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The honor fell to Judge John Richardson, who had been awarded the first contract to build a section of the waterway. Richardson addressed the gathering, proclaiming, "By this great highway unborn millions will easily transport their surplus productions to the shores of the Atlantic, procure their supplies, and hold a useful and profitable intercourse with all the marine nations of the world.
Byproducing intimidating obstacles to human migration, those natural barriers--together covering an area between what are today southern Canada and northern Alabama--checked the westward expansion of the vast majority of Euro-American settlers in the original colonies, and in the newly formed states, of North America.
Those who did venture beyond the Atlantic basin took advantage of several gaps left by the prehistoric collisions. In the northern colonies, the only such break was the one through which the Mohawk River flowed easterly from central New The artificial river to the Hudson River, which in turn ran southward into the Atlantic Ocean.
While Dutch and British colonists took up farming along the Mohawk and other natural rivers and lakes of central New York, they, too, found their westward migration restrained once they reached Lake Oneida, near the head of the Mohawk.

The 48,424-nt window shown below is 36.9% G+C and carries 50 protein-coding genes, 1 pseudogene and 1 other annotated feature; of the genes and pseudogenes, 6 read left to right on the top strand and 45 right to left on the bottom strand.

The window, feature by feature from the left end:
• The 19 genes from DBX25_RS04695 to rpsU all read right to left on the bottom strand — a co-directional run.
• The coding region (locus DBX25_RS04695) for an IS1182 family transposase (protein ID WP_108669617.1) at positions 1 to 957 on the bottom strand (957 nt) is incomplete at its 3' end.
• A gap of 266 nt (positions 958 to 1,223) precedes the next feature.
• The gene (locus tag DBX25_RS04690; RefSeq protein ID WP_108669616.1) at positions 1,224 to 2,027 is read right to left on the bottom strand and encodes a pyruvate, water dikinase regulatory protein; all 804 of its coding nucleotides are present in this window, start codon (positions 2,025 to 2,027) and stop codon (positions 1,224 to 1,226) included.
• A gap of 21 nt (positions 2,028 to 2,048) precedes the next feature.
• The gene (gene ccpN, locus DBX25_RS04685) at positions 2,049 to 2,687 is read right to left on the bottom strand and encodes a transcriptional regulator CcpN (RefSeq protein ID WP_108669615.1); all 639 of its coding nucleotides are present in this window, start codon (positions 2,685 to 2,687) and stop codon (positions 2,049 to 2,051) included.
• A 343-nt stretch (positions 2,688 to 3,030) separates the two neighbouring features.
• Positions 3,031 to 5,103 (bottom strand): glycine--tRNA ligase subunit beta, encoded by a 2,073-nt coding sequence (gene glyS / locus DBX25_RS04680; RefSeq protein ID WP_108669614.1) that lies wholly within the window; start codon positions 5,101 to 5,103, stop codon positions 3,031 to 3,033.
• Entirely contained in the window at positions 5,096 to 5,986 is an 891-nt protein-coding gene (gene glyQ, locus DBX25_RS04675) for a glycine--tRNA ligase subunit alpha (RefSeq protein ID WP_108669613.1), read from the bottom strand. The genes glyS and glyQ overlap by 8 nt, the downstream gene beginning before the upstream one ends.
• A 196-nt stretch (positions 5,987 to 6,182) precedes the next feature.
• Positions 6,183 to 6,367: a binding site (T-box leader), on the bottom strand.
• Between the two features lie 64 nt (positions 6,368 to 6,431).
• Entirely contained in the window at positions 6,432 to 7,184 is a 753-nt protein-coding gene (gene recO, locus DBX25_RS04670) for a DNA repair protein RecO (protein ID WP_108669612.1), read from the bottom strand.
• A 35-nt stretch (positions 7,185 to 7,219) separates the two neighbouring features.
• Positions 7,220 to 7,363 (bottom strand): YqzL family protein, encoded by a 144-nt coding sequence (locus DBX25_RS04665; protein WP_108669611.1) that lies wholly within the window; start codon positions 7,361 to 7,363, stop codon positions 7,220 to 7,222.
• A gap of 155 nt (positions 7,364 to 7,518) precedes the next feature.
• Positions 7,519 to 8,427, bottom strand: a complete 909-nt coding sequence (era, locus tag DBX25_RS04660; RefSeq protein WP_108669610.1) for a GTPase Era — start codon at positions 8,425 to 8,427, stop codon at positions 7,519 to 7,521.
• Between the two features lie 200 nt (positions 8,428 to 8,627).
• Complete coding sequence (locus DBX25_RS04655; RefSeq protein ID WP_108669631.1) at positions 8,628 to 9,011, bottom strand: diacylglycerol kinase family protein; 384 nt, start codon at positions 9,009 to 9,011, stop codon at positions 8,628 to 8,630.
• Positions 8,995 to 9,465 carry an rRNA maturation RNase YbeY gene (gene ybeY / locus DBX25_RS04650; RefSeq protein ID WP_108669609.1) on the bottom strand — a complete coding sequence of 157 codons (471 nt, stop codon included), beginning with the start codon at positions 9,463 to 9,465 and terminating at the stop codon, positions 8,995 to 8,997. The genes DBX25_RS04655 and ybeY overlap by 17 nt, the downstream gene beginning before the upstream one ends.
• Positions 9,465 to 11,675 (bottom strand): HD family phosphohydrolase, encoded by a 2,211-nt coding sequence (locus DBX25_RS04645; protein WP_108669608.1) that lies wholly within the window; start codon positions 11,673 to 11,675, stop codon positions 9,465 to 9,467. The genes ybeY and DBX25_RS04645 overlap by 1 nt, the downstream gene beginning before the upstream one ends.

From that point, more than miles east of Lake Erie, no major waterway permitted easy access through the western interior.
|KIRKUS REVIEW||Beyond them lay the west, sparsely settled but full of potential, stifled only by the dangers and isolation of the wilderness. But then the state of New York summoned the will and resources to create a river where there had been none bef The Artificial River:|
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|The Artificial River: The Erie Canal and the Paradox of Progress, by Carol Sheriff||Laurence Malone The Artificial River: The Erie Canal and the Paradox of Progress,|
Until shortly before Judge Richardson broke ground on the canal that would extend miles between Lake Erie and the Hudson, residents of the region had no reason to believe that such a waterway would ever exist in their lifetimes.
The desire for a canal running the width of upstate New York emerged in the early eighteenth century and reveals something about the aspirations and values of settlers in the region. If eighteenth-century inhabitants generally dismissed such an artificial waterway as mere fantasy, an undertaking beyond the realm of human accomplishment, they did project more realistic, shorter channels.
For them, the topography of upstate New York was evidence not of the shifting crust of the earth but of the Hand of Providence. God, they reasoned, would not have created The artificial river in mountain chains or riverbeds unless Man to use the contemporary term was destined to finish the work.